Key Considerations for Writing a Winning Academic Grant Application

Increase Your Academic Impact

Successful academic grant applications are a substantial part of creating an academic career, enabling researchers to progress from PhD to post-doc, to tenure track positions, and secure academic research funding along the way. Academic grant applications, fellowships or prizes have two main components. They ask the applicant to describe their personal academic journey to date, and then to outline the research they propose to complete within a certain time frame. 

The most important aspect of both of these pieces of a successful application is finding your narrative arc to captivate and convince universities, decision-makers, and funders. Your narrative arc is the story that takes the reader on a journey from where you began, through the obstacles you encountered and the skills you learned, to describe your vision for your next steps.

Identify your audience 

The single most important thing when writing a proposal is to keep your audience in mind. The easiest way to do this is to carefully read the application criteria and look up the awarding organization. Then there are three elements of ‘audience’ to keep in mind.

  1. What are you applying for? A proposal for an individual position or for individual funding will require a more specialized, narrow scope than an application for a research group or large lab project. 
  2. What organization are you applying to? Are you applying for a university, national, or international grant? 
  3. Who will read your application? Are they an interdisciplinary panel from across the sciences, social sciences, and humanities (like for ERC applications)? Are they a group of specialists in your field? 

Try to have clear answers to these questions before you start writing.

State your goals and objectives 

For your proposal to have the greatest impact, it is important that you begin with the unique contribution of your research. This could be the question you ask to begin with, which has never been asked before. This unique selling point might be what your conclusions will contribute to the field. This might be a new experiment and its results, the collection of a new dataset, or working with a set of sources for the first time.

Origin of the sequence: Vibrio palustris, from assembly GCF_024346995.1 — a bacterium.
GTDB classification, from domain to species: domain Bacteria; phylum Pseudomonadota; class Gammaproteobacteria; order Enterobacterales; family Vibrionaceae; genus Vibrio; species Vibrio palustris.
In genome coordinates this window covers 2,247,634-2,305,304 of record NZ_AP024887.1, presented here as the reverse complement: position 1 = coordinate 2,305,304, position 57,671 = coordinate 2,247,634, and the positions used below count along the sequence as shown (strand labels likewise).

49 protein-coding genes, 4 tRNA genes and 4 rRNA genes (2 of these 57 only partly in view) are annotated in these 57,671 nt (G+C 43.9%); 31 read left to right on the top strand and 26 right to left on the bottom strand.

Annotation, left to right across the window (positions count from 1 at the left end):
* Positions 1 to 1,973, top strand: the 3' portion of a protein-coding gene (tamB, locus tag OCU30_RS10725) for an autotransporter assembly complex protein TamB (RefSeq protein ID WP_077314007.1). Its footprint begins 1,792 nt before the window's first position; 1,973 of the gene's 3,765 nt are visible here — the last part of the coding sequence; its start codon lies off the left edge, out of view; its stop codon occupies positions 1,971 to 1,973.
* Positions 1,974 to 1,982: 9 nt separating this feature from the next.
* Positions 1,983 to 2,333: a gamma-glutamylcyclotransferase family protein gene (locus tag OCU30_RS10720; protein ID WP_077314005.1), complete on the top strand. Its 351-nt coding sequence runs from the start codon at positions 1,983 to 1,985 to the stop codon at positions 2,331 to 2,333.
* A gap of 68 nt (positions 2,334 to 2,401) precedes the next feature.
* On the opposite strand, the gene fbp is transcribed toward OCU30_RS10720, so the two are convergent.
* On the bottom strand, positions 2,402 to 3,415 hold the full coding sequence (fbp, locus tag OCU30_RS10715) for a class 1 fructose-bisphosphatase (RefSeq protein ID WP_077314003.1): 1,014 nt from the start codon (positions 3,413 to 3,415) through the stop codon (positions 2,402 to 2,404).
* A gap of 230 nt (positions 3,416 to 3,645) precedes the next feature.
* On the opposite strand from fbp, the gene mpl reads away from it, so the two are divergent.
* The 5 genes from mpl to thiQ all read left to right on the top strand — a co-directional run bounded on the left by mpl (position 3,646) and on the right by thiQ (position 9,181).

When writing this first paragraph of a proposal, you should make sure you clearly demonstrate:

  • That your proposed project is new
  • That your proposed project is unique
  • That your proposed project is important (more below) 

Demonstrate your academic research impact

The easiest way to demonstrate that your proposed work is new, unique, and important is to briefly outline the contributions other scholars have made to your field and any related sub-fields. In an academic grant proposal, it is important not to disparage other researchers or their publications. 

Many academics start a proposal by explaining why everyone else who has written before them has been wrong. Instead, try to frame the impact of your grant proposal as the next step in the journey of your field.

A sample sentence might be something like “Darwin’s The Origin of Species made important contributions to the development of the theory of evolution. However, the outstanding question my work seeks to answer is…” 

Share your academic qualifications

The next section of your proposal is to explain why you are uniquely suited to carry out the proposed research and have the impact you claim for your work. There are many possible ways to answer this question, ranging from personal, individual experiences to being the only person in a field with the relevant experience or credentials.

At this stage in proposal writing, it is very easy to forget what you yourself have accomplished! This is a great opportunity to take a few steps to make sure that you put your best foot forward. First, consult your own CV. Is there anything that you have done that might be relevant? Typical academic activities that are often overlooked include: speaking at a conference; presenting at a seminar or colloquium; taking a relevant class; mentoring or teaching a graduate student working on a relevant topic; peer-reviewing a relevant book or article. 

Research contributions

After you have explained your experience, draw the reader back into your proposal by indicating:

  • The outstanding questions in your field
  • How your proposal fits into broader developments in your field 

This is a great time to highlight any interdisciplinary contributions your proposal makes, as well as future developments in your field that your work will enable.

The most persuasive proposals are written by people who are convinced that their proposed research will succeed, is important, and will make a substantial contribution to their field. 

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